In my view, this analysis overlooks the first element of the tort, the legal duty.2 That duty, as I have already explained, is to refrain from discharging an at-will employee for reasons that violate public policy. An individual employee, no matter whether he/she is the owner, manager, supervisor, or director of the corporate employer, cannot breach that duty. We must not forget that this certified question asks about the common law tort of wrongful discharge, not some other tort such as assault and battery or intentional infliction of emotional distress. The elements of the tort at issue dictate who can be subjected to liability.

Our cases holding corporate officers individually liable for their tortious conduct are not dispositive because they presuppose that a corporate officer is capable of committing the tort in question. As the district court stated, “that is precisely the question with which the Court is concerned.” VanBuren, 728 F.Supp.2d at 795. For example, in Miller v. Quarles, 242 Va. 343, 410 S.E.2d 639 (1991), this Court held that a corporate principal and its agents were jointly liable “for the agent's negligent performance of his common-law duty of reasonable care” under the particular circumstances alleged. Id. at 347, 410 S.E .2d at 642. There, the agent had a common law duty, which he breached, and the corporate principal was jointly liable under the theory of respondeat superior. Id. at 347–48, 410 S.E.2d at 642. Likewise, in PTS Corp. v. Buckman, 263 Va. 613, 561 S.E.2d 718 (2002), the statute at issue, Code § 8.01–40(A), imposed liability upon “the person, firm, or corporation” using an individual's name without written consent for advertising or trade purposes. Id. at 622, 561 S.E.2d at 723. For that reason, we held that the corporate officers, acting as agents of the corporate defendant, could be held liable for their conduct. Id.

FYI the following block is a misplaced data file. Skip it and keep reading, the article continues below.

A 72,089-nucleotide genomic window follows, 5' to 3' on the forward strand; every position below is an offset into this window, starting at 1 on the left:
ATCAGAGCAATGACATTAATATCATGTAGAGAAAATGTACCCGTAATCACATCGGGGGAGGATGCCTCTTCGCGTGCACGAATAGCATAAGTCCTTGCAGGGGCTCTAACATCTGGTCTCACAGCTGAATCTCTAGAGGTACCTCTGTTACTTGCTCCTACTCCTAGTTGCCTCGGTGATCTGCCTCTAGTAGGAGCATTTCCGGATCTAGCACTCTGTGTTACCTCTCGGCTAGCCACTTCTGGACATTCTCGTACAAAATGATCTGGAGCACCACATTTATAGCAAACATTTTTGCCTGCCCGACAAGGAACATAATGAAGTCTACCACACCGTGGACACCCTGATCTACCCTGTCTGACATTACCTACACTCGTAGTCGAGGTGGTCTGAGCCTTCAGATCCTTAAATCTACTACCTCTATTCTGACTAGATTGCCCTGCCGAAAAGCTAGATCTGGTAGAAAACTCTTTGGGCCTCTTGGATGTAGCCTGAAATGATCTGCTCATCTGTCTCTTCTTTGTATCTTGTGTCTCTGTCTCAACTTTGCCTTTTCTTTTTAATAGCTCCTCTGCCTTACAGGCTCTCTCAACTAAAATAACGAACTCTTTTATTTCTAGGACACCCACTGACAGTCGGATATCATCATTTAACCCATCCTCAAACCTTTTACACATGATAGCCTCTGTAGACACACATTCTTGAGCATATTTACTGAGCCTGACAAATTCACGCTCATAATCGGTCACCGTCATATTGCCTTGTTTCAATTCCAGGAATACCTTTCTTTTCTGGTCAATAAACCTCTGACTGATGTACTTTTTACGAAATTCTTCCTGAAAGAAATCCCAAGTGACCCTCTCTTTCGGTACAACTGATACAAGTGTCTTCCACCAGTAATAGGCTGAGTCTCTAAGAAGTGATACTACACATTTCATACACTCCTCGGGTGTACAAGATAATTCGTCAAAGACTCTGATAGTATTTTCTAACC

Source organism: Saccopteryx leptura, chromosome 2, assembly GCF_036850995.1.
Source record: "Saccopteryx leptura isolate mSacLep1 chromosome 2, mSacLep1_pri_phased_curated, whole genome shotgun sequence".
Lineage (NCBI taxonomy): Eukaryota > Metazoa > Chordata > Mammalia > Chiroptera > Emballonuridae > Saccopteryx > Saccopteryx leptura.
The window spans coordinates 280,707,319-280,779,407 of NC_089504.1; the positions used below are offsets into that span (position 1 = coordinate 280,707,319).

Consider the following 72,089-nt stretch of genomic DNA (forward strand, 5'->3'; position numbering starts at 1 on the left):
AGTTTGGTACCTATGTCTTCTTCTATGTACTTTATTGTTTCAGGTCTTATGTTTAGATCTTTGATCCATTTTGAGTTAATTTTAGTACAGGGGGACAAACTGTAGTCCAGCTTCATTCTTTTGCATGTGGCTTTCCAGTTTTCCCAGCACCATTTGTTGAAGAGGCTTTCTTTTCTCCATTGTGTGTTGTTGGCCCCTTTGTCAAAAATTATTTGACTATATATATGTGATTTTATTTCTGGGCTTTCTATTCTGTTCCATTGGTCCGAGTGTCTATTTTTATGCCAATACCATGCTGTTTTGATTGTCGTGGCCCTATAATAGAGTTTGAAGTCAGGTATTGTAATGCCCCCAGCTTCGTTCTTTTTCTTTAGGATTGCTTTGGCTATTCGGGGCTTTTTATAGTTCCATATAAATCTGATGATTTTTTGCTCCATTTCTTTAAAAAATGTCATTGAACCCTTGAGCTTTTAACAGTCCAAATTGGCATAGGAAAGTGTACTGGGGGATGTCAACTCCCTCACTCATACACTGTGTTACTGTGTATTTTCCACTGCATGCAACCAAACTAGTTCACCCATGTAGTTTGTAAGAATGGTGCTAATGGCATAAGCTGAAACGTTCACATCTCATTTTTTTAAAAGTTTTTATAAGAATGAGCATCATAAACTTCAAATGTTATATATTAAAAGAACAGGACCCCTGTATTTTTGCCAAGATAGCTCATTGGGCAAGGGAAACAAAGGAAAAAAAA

These cases illustrate the basic principle that a corporate officer is liable for his/her tortious conduct when he/she, as an individual, has a legal duty to another individual who stands in a particular relationship to the corporate officer. As stated previously, when determining whether an employee is liable in a personal capacity, the elements of the particular tort at issue must be examined. Those elements determine who is subjected to liability. See Schram, 934 P.2d at 491. The majority fails to account for both what a tort is as a general matter and what this particular tort is by completely ignoring the employer-employee relationship at issue, the duty that arises from that relationship, and how such duty can be breached. In other words, the majority does not address the specific elements of the common law tort of wrongful discharge.

I do not sanction the alleged behavior of the defendant, Dr. Stephen A. Grubb, and I understand the consequences of the fact that VanBuren's employer was a Virginia limited liability company. Those factors, however, do not justify expanding what has been until today a “narrow” exception to the employment-atwill doctrine. See Lockhart, 247 Va. at 104, 439 S.E.2d at 331. The majority cites policy reasons for the expansion of this narrow exception and states that “[e]mployer-only liability would be insufficient to deter wrongful discharges.” Deterrence of wrongful discharges in violation of public policy is a laudable goal but cannot change the fact that an individual employee is incapable of committing the tort of wrongful discharge. Moreover, such policy determinations are for the General Assembly, not this Court.

For these reasons, I respectfully dissent and would answer the restated certified question in the negative.


1.  Whether Angela VanBuren stated a cognizable claim for wrongful discharge in violation of an established public policy against her employer is irrelevant to answering the restated certified question.

2.  In Jasper v. H. Nizam, Inc., 764 N.W.2d 751 (Iowa 2009), on which the majority relies, the court identified the following as the elements of the tort of wrongful discharge:(1)[E]xistence of a clearly defined public policy that protects employee activity; (2) the public policy would be jeopardized by the discharge from employment; (3) the employee engaged in the protected activity, and this conduct was the reason for the employee's discharge; and (4) there was no overriding business justification for the termination.Id. at 761. Like the majority's analysis, these elements mistakenly focus on the employee's “protected activity” rather than the employer's act of discharging the employee. Id.


Chief Justice KINSER, with whom Justice GOODWYN and Justice McCLANAHAN join, dissenting.